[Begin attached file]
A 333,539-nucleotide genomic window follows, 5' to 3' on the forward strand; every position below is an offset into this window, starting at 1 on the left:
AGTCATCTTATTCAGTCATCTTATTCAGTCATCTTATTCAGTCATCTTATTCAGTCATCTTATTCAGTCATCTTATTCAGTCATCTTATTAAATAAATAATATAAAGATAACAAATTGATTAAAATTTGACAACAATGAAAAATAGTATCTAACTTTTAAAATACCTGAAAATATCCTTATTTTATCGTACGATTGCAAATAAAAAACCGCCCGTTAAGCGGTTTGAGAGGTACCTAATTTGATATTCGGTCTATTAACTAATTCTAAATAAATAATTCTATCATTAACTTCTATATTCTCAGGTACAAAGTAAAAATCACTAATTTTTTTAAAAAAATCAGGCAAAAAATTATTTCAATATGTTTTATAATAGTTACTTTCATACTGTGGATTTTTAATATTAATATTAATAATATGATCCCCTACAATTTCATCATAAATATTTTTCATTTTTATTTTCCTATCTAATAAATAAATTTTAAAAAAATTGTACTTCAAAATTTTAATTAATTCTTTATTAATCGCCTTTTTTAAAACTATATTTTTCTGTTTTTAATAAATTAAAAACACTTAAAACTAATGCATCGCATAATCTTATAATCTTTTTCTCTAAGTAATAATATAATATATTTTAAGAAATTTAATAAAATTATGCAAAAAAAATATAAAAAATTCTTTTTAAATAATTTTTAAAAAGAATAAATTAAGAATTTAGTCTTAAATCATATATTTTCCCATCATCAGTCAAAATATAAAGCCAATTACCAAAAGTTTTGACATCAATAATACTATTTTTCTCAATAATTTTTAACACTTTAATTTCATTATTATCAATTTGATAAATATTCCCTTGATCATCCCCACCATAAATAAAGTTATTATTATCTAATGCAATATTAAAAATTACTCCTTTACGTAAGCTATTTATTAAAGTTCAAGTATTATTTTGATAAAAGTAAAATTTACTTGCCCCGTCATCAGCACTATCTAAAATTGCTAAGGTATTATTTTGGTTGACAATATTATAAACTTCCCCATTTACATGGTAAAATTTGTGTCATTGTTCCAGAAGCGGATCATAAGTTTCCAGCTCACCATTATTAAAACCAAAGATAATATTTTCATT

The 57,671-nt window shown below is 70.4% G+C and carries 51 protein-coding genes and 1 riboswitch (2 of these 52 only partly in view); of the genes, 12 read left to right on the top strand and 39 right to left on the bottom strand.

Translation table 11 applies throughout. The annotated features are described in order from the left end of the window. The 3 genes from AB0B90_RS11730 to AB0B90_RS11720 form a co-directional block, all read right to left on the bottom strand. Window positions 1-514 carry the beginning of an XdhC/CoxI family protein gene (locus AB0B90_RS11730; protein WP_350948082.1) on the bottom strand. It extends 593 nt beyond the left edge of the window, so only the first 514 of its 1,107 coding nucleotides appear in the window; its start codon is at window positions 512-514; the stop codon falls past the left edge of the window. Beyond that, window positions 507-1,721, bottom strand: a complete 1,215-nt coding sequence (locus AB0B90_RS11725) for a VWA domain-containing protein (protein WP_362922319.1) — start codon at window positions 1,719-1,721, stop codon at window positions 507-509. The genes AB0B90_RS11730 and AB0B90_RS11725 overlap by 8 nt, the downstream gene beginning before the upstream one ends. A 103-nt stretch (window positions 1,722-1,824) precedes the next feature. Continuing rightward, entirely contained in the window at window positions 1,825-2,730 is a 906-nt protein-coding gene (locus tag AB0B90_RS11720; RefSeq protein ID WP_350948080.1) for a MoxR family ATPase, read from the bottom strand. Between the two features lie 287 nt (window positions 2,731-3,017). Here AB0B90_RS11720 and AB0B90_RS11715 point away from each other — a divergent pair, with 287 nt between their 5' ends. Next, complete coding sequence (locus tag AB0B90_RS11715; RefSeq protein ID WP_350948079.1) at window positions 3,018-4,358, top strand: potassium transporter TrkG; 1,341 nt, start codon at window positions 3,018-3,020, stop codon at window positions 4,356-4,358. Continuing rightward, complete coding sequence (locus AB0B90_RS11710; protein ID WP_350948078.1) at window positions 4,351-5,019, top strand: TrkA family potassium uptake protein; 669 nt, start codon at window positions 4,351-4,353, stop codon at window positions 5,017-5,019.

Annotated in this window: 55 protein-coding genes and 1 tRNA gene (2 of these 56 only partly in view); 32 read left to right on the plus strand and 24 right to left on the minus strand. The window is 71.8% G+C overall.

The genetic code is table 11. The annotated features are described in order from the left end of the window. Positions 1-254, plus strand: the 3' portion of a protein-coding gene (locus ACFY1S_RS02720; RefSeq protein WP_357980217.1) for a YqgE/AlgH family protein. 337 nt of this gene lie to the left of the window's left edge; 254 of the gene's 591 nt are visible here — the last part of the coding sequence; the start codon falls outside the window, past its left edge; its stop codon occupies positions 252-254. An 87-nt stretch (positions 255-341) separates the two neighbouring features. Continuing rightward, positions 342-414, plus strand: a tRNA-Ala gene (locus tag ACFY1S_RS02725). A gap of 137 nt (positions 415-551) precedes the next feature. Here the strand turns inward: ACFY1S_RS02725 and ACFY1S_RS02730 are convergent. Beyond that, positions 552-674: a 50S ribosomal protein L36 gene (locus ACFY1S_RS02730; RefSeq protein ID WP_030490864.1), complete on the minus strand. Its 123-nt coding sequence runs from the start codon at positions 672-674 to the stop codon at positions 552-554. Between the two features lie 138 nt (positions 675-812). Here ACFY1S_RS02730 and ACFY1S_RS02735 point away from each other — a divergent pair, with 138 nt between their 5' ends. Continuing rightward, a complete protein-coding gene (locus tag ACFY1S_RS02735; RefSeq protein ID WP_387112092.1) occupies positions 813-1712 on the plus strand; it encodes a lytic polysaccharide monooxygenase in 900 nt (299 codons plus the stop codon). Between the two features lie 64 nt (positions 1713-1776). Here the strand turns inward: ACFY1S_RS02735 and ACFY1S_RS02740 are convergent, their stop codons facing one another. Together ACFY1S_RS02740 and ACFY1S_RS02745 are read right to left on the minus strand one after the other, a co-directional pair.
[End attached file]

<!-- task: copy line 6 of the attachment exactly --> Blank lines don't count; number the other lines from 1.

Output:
The genetic code is table 11. The annotated features are described in order from the left end of the window. Positions 1-254, plus strand: the 3' portion of a protein-coding gene (locus ACFY1S_RS02720; RefSeq protein WP_357980217.1) for a YqgE/AlgH family protein. 337 nt of this gene lie to the left of the window's left edge; 254 of the gene's 591 nt are visible here — the last part of the coding sequence; the start codon falls outside the window, past its left edge; its stop codon occupies positions 252-254. An 87-nt stretch (positions 255-341) separates the two neighbouring features. Continuing rightward, positions 342-414, plus strand: a tRNA-Ala gene (locus tag ACFY1S_RS02725). A gap of 137 nt (positions 415-551) precedes the next feature. Here the strand turns inward: ACFY1S_RS02725 and ACFY1S_RS02730 are convergent. Beyond that, positions 552-674: a 50S ribosomal protein L36 gene (locus ACFY1S_RS02730; RefSeq protein ID WP_030490864.1), complete on the minus strand. Its 123-nt coding sequence runs from the start codon at positions 672-674 to the stop codon at positions 552-554. Between the two features lie 138 nt (positions 675-812). Here ACFY1S_RS02730 and ACFY1S_RS02735 point away from each other — a divergent pair, with 138 nt between their 5' ends. Continuing rightward, a complete protein-coding gene (locus tag ACFY1S_RS02735; RefSeq protein ID WP_387112092.1) occupies positions 813-1712 on the plus strand; it encodes a lytic polysaccharide monooxygenase in 900 nt (299 codons plus the stop codon). Between the two features lie 64 nt (positions 1713-1776). Here the strand turns inward: ACFY1S_RS02735 and ACFY1S_RS02740 are convergent, their stop codons facing one another. Together ACFY1S_RS02740 and ACFY1S_RS02745 are read right to left on the minus strand one after the other, a co-directional pair.